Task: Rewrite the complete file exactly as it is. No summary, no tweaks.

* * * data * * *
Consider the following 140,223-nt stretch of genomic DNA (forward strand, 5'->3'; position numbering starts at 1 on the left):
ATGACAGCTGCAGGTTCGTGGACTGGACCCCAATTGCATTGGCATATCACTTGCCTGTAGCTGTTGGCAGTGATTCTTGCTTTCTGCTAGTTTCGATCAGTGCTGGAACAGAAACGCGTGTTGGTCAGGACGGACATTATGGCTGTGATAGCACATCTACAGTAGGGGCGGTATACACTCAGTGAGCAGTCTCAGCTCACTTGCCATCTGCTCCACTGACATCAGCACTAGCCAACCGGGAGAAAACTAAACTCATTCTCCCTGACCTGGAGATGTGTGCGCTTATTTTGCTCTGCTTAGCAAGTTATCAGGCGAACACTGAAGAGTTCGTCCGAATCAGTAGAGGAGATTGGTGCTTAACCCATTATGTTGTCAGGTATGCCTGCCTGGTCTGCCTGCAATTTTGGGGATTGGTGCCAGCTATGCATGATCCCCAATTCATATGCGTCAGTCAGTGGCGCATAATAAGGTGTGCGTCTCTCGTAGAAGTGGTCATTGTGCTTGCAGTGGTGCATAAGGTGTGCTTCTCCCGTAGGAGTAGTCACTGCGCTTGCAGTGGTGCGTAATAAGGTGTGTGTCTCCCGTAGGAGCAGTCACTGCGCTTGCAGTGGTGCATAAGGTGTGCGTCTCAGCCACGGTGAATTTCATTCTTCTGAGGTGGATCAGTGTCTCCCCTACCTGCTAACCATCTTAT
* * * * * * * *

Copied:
Consider the following 140,223-nt stretch of genomic DNA (forward strand, 5'->3'; position numbering starts at 1 on the left):
ATGACAGCTGCAGGTTCGTGGACTGGACCCCAATTGCATTGGCATATCACTTGCCTGTAGCTGTTGGCAGTGATTCTTGCTTTCTGCTAGTTTCGATCAGTGCTGGAACAGAAACGCGTGTTGGTCAGGACGGACATTATGGCTGTGATAGCACATCTACAGTAGGGGCGGTATACACTCAGTGAGCAGTCTCAGCTCACTTGCCATCTGCTCCACTGACATCAGCACTAGCCAACCGGGAGAAAACTAAACTCATTCTCCCTGACCTGGAGATGTGTGCGCTTATTTTGCTCTGCTTAGCAAGTTATCAGGCGAACACTGAAGAGTTCGTCCGAATCAGTAGAGGAGATTGGTGCTTAACCCATTATGTTGTCAGGTATGCCTGCCTGGTCTGCCTGCAATTTTGGGGATTGGTGCCAGCTATGCATGATCCCCAATTCATATGCGTCAGTCAGTGGCGCATAATAAGGTGTGCGTCTCTCGTAGAAGTGGTCATTGTGCTTGCAGTGGTGCATAAGGTGTGCTTCTCCCGTAGGAGTAGTCACTGCGCTTGCAGTGGTGCGTAATAAGGTGTGTGTCTCCCGTAGGAGCAGTCACTGCGCTTGCAGTGGTGCATAAGGTGTGCGTCTCAGCCACGGTGAATTTCATTCTTCTGAGGTGGATCAGTGTCTCCCCTACCTGCTAACCATCTTAT